Picking apples along the Blue Ridge Parkway, Virginia © Rex Vogel, all rights reserved

Go apple picking

What perfectly pairs with the crisp air of fall? Biting into a delicious, juicy apple! When the crisp fall air and soft light descends, it’s time to break out your best argyle sweater and go apple picking. Enjoy the fresh fall air while you pick your own Cortland, Macintosh, Jonagold, Golden Delicious, and Honey Crisp apples then bring them home to make pies, crisps, and other treats. Check with apple orchard first for picking hours and conditions and COVID-19 rules and regulations.

Apple pies at Moms Pie House, Julian, California © Rex Vogel, all rights reserved

Fall food

With the end of summer we’re gearing up for shorter days, longer nights, cooler temperatures, colorful leaves, sweatshirts, and football. Not only is the weather changing but also the way we’re cooking, from using fresh fall produce, like squash, sweet potatoes, and apples, to creating warming (and, okay, gluttonous) comfort food dishes, like stews, pot pies, and mac and cheese.

Corn maze at Southgate Crossing, Elkhart, Indiana © Rex Vogel, all rights reserved

Get lost in a corn maze

Are you ready for some corn-fusing fun? Wind your way through acres of corn. Local corn mazes are now open and each one offers something a little bit different between now and November. Many corn mazes this year will have wider paths and additional passing lanes where maze-goers can distance themselves from others at points where they must decide which way to go; some are reducing the number of those decisions or eliminating dead-end options. Phone ahead as some mazes require pre-registration.

Indian corn for fall decorations © Rex Vogel, all rights reserved

Fall decorations

Along with pumpkins, there’s several ways you can dress up your RV for the fall. Buy some gourds at the grocery store or make a fall wreath with some of the fallen leaves from your hike in the country. If you’re a Halloween fanatic there’s no better time to spook your home-on-wheels.

Biking the Blue Ridge Parkway © Rex Vogel, all rights reserved

Plan a long bike ride

If you’re like most people, you either bought a new bike or rekindled your love of biking during the early months of quarantine. The leaves starting to turn and a nice bite to the air will keep you peddling longer. Most cities and towns have paved trails for bikers that range from short connecting rides to long excursions. It’s time to start planning your next trip.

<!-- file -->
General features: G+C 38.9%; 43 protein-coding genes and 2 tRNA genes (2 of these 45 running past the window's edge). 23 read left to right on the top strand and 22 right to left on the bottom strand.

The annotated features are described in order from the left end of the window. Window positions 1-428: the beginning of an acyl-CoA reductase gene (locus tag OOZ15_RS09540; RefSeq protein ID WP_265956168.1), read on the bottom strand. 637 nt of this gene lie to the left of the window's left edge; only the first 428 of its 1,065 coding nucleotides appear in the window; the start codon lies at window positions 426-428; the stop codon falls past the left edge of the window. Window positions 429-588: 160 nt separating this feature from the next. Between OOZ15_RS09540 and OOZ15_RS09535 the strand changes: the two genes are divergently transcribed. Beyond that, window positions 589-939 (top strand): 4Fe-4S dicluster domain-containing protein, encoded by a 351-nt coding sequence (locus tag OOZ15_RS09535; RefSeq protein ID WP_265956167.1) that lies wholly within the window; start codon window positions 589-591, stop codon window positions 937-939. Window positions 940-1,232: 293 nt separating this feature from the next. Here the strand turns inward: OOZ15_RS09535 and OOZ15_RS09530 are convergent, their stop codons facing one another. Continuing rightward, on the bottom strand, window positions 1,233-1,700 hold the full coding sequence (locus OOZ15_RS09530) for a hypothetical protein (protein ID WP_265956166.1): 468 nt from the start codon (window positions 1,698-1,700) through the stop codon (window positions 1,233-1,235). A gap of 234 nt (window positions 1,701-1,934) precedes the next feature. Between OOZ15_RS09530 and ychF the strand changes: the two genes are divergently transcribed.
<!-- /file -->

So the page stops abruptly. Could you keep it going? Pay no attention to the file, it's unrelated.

Quilting is a popular hobby © Rex Vogel, all rights reserved

New Hobbies

While fall can bring a lot of fun outdoor activities, it also harkens winter and months spent inside. So if you’ve got down time, now is a good time to start a new hobby? Start knitting scarves and toques for your family. Or maybe get on goodreads.com and join your friends in their mad dash to complete end-of-year book reading challenges.

Quilt Garden Trail in Amish Country, Indiana © Rex Vogel, all rights reserved

Check out your area’s calendar of events

For everything that doesn’t fall into one of these general categories, check out your area’s tourism website for upcoming events. There you may find movies under the moonlight, art installations, walking tours and much more.

Worth Pondering…

Delicious autumn! My very soul is wedded to it, and if I were a bird I would fly about the earth seeking the successive autumns.

—George Eliot

Colorful Road Trip Destinations for a Variety of Interests

Here are seven of our favorite colorful road trip destinations for spring, summer, and autumn RV travel

From multi-hued canyons to elaborately-decorated streets, there are hundreds of places in the U.S. that leave visitors spellbound by a vivid presentation of colors. Some appear so beautiful that you’d be forgiven for believing that they have permanent filters attached to them.

Check out these seven colorful spots you don’t want to miss when traveling around the country. A kaleidoscope of colors await!

Bryce Canyon National Park © Rex Vogel, all rights reserved

Bryce Canyon National Park, Utah

The horseshoe-shaped, russet rock hoodoo formations of Bryce Canyon National Park are a true sight to behold. This is one of the world’s highest concentrations of hoodoos and their colors alternate between shades of purple, red, orange, and white. One of the most rewarding ways to admire these geological wonders is to hike to Sunrise Point and its panoramic lookouts where you can witness the magic of the sunlight hitting the rocks.

Stowe Community Church © Rex Vogel, all rights reserved

Fall Foliage of Stowe, Vermont

The state of Vermont is an ideal spot for admiring the fall foliage. Forests cover three quarters of the state, so there is no shortage of places to discover the brilliant shades of gold, red, and orange of the sugar maples. But if you have to choose one destination, then make it Stowe. The image of the whitewashed Stowe Community Church set against a forested backdrop is emblematic of the town.

Painted Desert © Rex Vogel, all rights reserved

Painted Desert, Arizona